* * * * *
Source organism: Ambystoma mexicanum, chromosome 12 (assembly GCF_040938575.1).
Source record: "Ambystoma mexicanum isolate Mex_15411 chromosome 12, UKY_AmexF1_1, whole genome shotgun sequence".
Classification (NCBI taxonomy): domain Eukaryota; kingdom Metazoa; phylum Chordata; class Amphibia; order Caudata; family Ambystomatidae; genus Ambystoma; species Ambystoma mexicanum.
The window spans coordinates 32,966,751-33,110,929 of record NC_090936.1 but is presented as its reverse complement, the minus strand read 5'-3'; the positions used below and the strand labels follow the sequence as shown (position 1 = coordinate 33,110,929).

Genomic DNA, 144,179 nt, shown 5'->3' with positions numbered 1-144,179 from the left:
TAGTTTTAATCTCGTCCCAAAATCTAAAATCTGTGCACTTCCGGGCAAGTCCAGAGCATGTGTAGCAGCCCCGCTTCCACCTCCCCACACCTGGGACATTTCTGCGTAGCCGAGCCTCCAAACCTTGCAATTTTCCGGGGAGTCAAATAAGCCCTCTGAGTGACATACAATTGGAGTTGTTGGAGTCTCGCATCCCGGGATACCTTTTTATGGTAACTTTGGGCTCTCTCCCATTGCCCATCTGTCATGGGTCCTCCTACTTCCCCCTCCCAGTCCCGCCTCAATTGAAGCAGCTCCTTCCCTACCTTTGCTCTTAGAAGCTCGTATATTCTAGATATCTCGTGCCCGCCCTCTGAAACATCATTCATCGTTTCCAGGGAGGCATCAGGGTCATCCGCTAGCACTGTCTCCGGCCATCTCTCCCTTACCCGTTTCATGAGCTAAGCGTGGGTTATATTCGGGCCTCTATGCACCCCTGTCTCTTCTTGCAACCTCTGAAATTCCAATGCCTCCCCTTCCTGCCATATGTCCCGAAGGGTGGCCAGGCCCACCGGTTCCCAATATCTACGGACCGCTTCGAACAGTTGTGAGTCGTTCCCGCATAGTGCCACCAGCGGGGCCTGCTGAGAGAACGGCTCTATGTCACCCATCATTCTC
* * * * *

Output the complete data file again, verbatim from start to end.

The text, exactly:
Source organism: Ambystoma mexicanum, chromosome 12 (assembly GCF_040938575.1).
Source record: "Ambystoma mexicanum isolate Mex_15411 chromosome 12, UKY_AmexF1_1, whole genome shotgun sequence".
Classification (NCBI taxonomy): domain Eukaryota; kingdom Metazoa; phylum Chordata; class Amphibia; order Caudata; family Ambystomatidae; genus Ambystoma; species Ambystoma mexicanum.
The window spans coordinates 32,966,751-33,110,929 of record NC_090936.1 but is presented as its reverse complement, the minus strand read 5'-3'; the positions used below and the strand labels follow the sequence as shown (position 1 = coordinate 33,110,929).

Genomic DNA, 144,179 nt, shown 5'->3' with positions numbered 1-144,179 from the left:
TAGTTTTAATCTCGTCCCAAAATCTAAAATCTGTGCACTTCCGGGCAAGTCCAGAGCATGTGTAGCAGCCCCGCTTCCACCTCCCCACACCTGGGACATTTCTGCGTAGCCGAGCCTCCAAACCTTGCAATTTTCCGGGGAGTCAAATAAGCCCTCTGAGTGACATACAATTGGAGTTGTTGGAGTCTCGCATCCCGGGATACCTTTTTATGGTAACTTTGGGCTCTCTCCCATTGCCCATCTGTCATGGGTCCTCCTACTTCCCCCTCCCAGTCCCGCCTCAATTGAAGCAGCTCCTTCCCTACCTTTGCTCTTAGAAGCTCGTATATTCTAGATATCTCGTGCCCGCCCTCTGAAACATCATTCATCGTTTCCAGGGAGGCATCAGGGTCATCCGCTAGCACTGTCTCCGGCCATCTCTCCCTTACCCGTTTCATGAGCTAAGCGTGGGTTATATTCGGGCCTCTATGCACCCCTGTCTCTTCTTGCAACCTCTGAAATTCCAATGCCTCCCCTTCCTGCCATATGTCCCGAAGGGTGGCCAGGCCCACCGGTTCCCAATATCTACGGACCGCTTCGAACAGTTGTGAGTCGTTCCCGCATAGTGCCACCAGCGGGGCCTGCTGAGAGAACGGCTCTATGTCACCCATCATTCTC